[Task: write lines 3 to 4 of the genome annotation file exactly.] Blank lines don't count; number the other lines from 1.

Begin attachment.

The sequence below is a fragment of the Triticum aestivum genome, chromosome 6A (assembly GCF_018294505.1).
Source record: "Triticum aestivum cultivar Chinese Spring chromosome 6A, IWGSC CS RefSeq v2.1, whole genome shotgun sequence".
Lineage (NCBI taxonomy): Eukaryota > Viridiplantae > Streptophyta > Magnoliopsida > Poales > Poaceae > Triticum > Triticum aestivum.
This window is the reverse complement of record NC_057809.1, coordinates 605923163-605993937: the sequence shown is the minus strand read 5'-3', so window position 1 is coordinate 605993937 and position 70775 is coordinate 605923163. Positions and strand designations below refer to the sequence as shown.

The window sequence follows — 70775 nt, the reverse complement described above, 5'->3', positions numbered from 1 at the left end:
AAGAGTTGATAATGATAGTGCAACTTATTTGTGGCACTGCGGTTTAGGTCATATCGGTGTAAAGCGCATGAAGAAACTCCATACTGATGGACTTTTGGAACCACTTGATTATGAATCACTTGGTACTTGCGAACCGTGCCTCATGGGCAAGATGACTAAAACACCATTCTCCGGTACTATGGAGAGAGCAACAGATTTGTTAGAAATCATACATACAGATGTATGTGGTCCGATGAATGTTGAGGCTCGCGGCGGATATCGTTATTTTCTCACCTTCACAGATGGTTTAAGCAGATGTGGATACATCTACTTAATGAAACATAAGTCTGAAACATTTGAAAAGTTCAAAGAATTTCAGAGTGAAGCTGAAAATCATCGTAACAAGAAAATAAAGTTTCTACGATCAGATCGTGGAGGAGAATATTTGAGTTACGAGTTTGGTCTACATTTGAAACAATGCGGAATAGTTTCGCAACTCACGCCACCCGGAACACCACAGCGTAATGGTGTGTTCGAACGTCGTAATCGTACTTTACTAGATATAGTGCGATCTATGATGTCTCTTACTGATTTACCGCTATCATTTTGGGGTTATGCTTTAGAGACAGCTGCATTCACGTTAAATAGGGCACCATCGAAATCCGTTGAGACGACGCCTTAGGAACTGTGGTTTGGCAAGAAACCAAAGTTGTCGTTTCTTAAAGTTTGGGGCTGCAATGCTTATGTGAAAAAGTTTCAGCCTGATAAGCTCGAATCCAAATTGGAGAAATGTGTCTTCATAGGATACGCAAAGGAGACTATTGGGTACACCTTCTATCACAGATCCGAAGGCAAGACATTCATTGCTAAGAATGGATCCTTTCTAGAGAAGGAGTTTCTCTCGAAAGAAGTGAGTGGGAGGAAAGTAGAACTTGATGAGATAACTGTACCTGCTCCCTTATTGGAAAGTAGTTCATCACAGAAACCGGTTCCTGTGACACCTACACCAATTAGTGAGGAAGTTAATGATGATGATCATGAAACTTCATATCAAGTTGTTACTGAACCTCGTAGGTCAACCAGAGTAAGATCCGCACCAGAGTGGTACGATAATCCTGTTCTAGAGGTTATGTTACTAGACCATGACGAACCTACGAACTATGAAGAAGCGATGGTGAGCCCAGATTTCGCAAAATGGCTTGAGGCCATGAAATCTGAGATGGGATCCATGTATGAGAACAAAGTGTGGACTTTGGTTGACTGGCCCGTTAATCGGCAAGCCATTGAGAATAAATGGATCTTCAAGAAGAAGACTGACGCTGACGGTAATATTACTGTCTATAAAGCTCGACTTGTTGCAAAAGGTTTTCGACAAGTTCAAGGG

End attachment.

Lineage (NCBI taxonomy): Eukaryota > Viridiplantae > Streptophyta > Magnoliopsida > Poales > Poaceae > Triticum > Triticum aestivum.
This window is the reverse complement of record NC_057809.1, coordinates 605923163-605993937: the sequence shown is the minus strand read 5'-3', so window position 1 is coordinate 605993937 and position 70775 is coordinate 605923163. Positions and strand designations below refer to the sequence as shown.